FAR Council’s and Dept. of Labor’s Contractor “Blacklisting” Rule – Finalized and Promptly Stayed

By Eric J. Conn, Chair of Conn Maciel Carey’s national OSHA Practice

Texas District Court Enjoins the Administration from Enforcing the Federal Government Contractor “Blacklisting” Provisions of the Federal Acquisition Regulatory Council’s New Final “Fair Pay and Safe Workplaces” Rule.

On August 25, 2016, the Obama Administration, through the Federal Acquisition Regulatory (FAR) Council and in conjunction with the U.S. Department of Labor, promulgated the final Fair Pay and Safe Workplaces regulation and parallel guidance from the Labor Department, which collectively federal contractors have unaffectionately dubbed the “Blacklisting Rule.”  far-article-1The cornerstone provisions of the final rule establish expansive new reporting obligations for contractors bidding on executive branch contracts with an estimated value exceeding $500,000. These contractors, along with subcontractors whose portions of the overall contract meet the $500,000 threshold contract value, must disclose all confirmed and alleged violations issued under 14 labor laws, including alleged OSHA citations, within the three years prior to a prospective contractor’s bid submission, regardless of the status of the citation or whether the citation has yet been upheld in a judicial or administrative review process afforded employers.  To be clear, under the final rule, all OSHA citations must be reported, even minor paperwork citations characterized as “OTS” (“other-than-serious”).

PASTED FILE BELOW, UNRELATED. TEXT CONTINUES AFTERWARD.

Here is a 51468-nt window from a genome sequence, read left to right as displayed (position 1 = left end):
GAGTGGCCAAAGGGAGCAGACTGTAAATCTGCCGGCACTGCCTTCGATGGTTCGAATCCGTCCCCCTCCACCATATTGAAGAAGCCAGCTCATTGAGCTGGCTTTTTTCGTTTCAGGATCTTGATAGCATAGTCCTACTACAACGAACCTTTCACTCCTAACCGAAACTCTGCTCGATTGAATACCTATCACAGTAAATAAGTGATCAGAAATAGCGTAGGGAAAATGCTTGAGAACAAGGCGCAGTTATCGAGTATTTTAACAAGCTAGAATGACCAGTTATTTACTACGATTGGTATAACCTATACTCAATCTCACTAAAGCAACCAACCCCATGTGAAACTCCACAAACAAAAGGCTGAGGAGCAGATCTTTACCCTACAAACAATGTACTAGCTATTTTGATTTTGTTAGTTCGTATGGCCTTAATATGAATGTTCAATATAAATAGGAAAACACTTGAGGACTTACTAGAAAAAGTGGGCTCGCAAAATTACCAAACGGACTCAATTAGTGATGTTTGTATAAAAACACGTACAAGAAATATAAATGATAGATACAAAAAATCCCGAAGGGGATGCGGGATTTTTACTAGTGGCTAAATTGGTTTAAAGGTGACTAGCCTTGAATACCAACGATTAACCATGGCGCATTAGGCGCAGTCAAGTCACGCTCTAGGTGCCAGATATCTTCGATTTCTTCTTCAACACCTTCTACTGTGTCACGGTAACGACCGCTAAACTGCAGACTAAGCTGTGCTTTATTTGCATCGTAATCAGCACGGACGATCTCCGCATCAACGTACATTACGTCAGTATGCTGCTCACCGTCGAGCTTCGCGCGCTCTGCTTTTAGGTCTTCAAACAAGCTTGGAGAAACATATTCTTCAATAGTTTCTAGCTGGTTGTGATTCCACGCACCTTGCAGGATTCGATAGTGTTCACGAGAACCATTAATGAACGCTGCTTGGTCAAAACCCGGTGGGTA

The final rule change the manner in which the rule applies to subcontractors.  Unlike the proposed rule, the final rule requires covered subcontractors to disclose violations directly to the Department of Labor, which will conduct a “responsibility determination” and return it to the subcontractor, who in turn will then be required to deliver it to the prime contractor.  The final rule also pushed back the mandatory disclosure date for subcontractors to October 25, 2017, a year after the disclosure requirements were set to begin for prime contractors.

The disclosure requirements for all contractors apply equally to related state labor laws, which sweeps in all citations issued under the 27 federal OSHA-approved state OSH programs administered by state occupational safety and health agencies such as CAL/OSHA.  Whichever contractor is awarded a covered contract must also disclose any old and new OSHA or other alleged labor law violation (referred to in the regulation as “administrative merits determinations”) during regular, bi-annual reports throughout the life of the contract.

Rule Challenged and Preliminary Injunction Granted

Barely before contractors had time to read the regulation and attendant DOL guidance, however, and prior to its first effective date of October 25th, a group of industry trade associations filed a legal challenge in a Texas federal district court to the rule and requested the court grant emergency relief by enjoining the government from enforcing its cornerstone self-disclosure — “blacklisting” — provisions.  On October 19th, U.S. District Judge Marcia Crone of the U.S. District Court for the Eastern District of Texas accepted the arguments set forth by industry plaintiffs and granted a nationwide preliminary injunction, which blocks the government from enforcing the “blacklisting” far-article-2portions of the rule until the overall challenge to the legality of the rule is concluded.